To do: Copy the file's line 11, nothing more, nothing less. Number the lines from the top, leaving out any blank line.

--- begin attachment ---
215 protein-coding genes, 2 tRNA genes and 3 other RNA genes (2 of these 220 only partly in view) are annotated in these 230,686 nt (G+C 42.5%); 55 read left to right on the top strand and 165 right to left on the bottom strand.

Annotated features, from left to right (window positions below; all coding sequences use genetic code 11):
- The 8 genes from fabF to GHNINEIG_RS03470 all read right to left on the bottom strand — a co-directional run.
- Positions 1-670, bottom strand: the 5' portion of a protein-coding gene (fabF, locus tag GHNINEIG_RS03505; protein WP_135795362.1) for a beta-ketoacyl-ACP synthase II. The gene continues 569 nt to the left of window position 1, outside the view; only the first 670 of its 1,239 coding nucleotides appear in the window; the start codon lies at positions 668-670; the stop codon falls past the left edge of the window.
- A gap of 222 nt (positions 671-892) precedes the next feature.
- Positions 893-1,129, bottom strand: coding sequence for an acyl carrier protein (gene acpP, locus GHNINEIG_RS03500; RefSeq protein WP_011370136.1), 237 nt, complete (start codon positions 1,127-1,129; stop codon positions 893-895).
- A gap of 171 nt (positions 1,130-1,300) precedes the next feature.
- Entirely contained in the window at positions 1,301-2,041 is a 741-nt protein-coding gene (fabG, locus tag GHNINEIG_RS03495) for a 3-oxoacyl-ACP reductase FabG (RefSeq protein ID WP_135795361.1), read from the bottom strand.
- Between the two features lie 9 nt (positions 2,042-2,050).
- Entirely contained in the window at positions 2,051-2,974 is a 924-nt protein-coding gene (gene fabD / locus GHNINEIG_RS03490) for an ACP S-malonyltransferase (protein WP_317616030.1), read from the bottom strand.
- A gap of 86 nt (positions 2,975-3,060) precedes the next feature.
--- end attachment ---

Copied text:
- A gap of 86 nt (positions 2,975-3,060) precedes the next feature.